Published November 13, 2015
The University at Buffalo has received a five-year extension of its involvement with the Women’s Health Initiative (WHI), a groundbreaking, federally funded study that has yielded major discoveries on chronic diseases that affect postmenopausal women. UB was awarded $6.2 million for its WHI Extension Study through the National Heart, Lung and Blood Institute (NHLBI) of the National Institutes of Health (NIH). The grant runs through October 2020.
Launched in 1991 by Louis W. Sullivan, then-secretary of the U.S. Department of Health and Human Services, the WHI initially consisted of a set of clinical trials and an observational study, which combined included more than 161,000 generally healthy postmenopausal women aged 50 to 79.
“As a society, we are aging. What we learn from these women will help the next generation of women and society in understanding these issues,” says Dean Jean Wactawski-Wende, UB’s lead WHI investigator. “The research that comes from a study of this breadth — the large number of participants and the length of follow up — is remarkable,” she adds.
The study’s initial aim was to address heart disease, cancer, stroke, osteoporosis and dementia — the most common causes of death, disability and impaired quality of life in postmenopausal women, according to the NHLBI. Now, however, the participants are between 67 and 100, allowing researchers to examine the group’s quality of life as it ages, as well as frailty and predictors of healthy aging.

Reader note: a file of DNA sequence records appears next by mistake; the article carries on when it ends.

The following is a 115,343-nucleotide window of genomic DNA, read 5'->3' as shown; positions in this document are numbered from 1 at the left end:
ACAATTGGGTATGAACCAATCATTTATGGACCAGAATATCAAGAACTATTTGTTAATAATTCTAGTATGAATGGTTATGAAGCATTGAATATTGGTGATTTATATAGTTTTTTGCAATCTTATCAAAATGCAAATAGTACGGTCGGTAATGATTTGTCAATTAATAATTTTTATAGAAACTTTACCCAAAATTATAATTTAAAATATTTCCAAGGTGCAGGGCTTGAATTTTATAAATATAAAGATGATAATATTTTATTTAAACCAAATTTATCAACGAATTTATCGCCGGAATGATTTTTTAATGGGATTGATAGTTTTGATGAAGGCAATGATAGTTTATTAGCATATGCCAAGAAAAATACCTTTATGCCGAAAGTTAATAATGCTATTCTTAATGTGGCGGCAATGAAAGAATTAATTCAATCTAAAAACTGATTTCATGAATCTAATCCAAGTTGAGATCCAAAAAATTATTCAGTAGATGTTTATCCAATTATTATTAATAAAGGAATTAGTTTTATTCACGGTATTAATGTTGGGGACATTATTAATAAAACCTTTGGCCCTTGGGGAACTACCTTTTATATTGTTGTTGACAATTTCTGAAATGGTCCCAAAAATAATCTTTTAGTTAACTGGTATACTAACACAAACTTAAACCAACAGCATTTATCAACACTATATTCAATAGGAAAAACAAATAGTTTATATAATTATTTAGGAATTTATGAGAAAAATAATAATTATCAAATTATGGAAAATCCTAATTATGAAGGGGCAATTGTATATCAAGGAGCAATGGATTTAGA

In addition to following health outcomes as the group ages, there are several add-on studies being conducted, including two new clinical trials begun this year: one on physical activity and health, and another on cocoa extract and multivitamins and their impact on health. UB is conducting an ancillary study examining the oral microbiome and its relation to oral and systemic health. “The science keeps expanding,” Dr. Wactawski-Wende says.
UB is one of the original 16 “vanguard clinical centers” selected to participate in the initiative, and also serves as the WHI Northeast Regional Center, managing data collection and scientific coordination among nine WHI-affiliated institutions in the mid-Atlantic and Northeast regions. The main WHI study was funded from 1991 to 2005 — a series of extension studies every five years since 2005 has allowed researchers to continue following the participants — and involved regularly recording health outcomes in the participants.
“The women are terrific in this aspect. We still get over 90 percent response rate from them,” says Dr. Wactawski-Wende, adding that their participation has helped researchers better understand health issues that impact postmenopausal women. “We have learned so much from their participation in WHI. With this extension study and the new ancillary studies, we expect even more to come,” Dr. Wactawski-Wende says. “The research coming from WHI has informed women and their clinicians worldwide.”
The 12-year initial study changed the way physicians counseled patients, particularly on the use of hormone therapy. The study revealed that the risks of long-term hormone therapy outweighed the benefits, and many physicians decided to stop recommending their patients use hormone therapy to help prevent heart disease and osteoporosis and to treat symptoms of menopause such as hot flashes and night sweats.